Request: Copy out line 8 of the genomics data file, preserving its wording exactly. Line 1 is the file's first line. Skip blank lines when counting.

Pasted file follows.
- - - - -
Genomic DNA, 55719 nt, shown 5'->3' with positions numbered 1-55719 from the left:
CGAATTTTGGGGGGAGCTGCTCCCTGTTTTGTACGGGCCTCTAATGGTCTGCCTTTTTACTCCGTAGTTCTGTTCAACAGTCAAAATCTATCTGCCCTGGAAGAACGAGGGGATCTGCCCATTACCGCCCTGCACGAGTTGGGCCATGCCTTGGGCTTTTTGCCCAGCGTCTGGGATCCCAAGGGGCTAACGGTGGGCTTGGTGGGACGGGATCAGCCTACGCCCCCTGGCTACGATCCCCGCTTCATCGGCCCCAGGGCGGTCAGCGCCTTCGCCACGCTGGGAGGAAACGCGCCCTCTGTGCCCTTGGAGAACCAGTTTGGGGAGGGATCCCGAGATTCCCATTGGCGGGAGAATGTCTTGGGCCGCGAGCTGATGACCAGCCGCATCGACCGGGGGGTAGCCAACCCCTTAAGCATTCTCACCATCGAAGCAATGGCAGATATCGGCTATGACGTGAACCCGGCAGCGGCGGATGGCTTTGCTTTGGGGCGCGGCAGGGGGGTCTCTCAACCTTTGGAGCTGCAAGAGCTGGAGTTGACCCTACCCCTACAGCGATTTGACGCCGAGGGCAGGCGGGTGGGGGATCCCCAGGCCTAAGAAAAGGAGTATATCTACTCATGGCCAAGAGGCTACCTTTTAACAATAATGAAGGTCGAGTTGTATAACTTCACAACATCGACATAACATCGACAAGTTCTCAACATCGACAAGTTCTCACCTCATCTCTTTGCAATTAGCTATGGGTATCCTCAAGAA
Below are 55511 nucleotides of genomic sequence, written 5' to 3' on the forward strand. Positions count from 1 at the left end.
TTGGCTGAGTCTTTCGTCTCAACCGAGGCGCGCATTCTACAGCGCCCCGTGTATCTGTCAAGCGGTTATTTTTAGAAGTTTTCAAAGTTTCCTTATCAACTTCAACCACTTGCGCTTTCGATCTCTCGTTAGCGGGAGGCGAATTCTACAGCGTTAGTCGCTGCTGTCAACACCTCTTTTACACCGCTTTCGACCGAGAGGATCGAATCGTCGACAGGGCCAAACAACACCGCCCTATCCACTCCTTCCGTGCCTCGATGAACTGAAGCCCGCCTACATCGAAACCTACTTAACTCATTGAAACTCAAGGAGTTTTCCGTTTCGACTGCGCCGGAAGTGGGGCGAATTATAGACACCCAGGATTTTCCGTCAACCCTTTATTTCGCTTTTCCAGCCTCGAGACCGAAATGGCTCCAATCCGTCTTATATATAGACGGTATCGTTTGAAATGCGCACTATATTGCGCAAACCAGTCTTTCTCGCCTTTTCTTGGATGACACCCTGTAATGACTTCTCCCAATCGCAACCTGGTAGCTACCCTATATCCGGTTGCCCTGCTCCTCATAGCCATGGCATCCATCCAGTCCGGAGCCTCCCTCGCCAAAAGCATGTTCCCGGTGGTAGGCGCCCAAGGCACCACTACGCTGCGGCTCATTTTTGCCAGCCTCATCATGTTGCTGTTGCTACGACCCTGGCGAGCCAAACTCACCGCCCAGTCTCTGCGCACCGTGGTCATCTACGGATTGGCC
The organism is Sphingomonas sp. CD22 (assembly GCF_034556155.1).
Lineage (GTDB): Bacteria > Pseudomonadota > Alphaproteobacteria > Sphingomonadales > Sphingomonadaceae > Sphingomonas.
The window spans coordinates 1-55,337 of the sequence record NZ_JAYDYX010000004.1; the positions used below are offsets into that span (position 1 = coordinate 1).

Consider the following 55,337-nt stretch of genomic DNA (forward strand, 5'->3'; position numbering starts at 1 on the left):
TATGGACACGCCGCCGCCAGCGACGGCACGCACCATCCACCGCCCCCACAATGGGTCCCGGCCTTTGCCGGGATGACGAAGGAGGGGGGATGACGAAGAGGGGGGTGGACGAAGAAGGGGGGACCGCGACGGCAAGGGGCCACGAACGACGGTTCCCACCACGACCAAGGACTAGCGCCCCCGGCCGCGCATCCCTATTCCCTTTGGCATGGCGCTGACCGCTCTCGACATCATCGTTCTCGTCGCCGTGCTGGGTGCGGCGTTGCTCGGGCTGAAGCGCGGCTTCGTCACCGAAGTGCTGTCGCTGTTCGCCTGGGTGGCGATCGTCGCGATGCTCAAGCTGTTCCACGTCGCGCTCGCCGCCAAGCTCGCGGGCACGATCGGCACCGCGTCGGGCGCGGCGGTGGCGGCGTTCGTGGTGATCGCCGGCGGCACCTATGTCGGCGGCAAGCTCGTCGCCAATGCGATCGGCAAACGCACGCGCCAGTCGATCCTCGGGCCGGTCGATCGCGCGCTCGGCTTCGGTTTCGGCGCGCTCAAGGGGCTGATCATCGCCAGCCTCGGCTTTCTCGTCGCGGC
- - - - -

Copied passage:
Consider the following 55,337-nt stretch of genomic DNA (forward strand, 5'->3'; position numbering starts at 1 on the left):